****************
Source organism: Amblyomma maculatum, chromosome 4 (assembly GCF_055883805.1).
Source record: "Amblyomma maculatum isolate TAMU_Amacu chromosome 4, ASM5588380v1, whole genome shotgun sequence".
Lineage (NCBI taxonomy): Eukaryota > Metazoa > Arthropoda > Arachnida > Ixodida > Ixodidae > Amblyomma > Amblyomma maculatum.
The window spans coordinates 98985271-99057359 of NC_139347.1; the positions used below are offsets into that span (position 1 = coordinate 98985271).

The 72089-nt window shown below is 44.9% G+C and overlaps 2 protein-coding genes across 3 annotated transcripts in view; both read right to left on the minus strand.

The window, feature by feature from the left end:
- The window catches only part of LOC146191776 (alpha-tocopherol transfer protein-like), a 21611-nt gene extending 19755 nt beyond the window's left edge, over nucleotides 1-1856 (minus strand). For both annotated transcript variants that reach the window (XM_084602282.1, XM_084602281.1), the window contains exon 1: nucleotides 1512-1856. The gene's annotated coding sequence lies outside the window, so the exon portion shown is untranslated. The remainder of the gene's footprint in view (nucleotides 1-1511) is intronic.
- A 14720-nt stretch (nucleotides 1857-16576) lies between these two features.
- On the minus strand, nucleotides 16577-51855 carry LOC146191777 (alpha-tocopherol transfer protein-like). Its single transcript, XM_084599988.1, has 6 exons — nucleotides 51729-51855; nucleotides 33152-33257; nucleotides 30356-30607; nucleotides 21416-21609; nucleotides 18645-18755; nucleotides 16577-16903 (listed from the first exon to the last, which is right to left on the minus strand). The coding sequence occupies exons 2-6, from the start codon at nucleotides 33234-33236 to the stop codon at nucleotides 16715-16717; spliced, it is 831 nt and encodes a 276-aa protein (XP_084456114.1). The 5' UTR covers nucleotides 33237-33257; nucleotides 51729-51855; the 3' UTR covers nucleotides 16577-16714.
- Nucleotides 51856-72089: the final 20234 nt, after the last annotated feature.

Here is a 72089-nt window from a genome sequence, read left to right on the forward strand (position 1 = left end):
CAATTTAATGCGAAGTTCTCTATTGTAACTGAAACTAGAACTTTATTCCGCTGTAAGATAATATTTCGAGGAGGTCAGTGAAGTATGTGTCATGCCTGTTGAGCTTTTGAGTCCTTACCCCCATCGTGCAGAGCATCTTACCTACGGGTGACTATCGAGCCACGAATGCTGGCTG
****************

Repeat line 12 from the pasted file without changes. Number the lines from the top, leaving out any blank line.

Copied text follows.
CAATTTAATGCGAAGTTCTCTATTGTAACTGAAACTAGAACTTTATTCCGCTGTAAGATAATATTTCGAGGAGGTCAGTGAAGTATGTGTCATGCCTGTTGAGCTTTTGAGTCCTTACCCCCATCGTGCAGAGCATCTTACCTACGGGTGACTATCGAGCCACGAATGCTGGCTG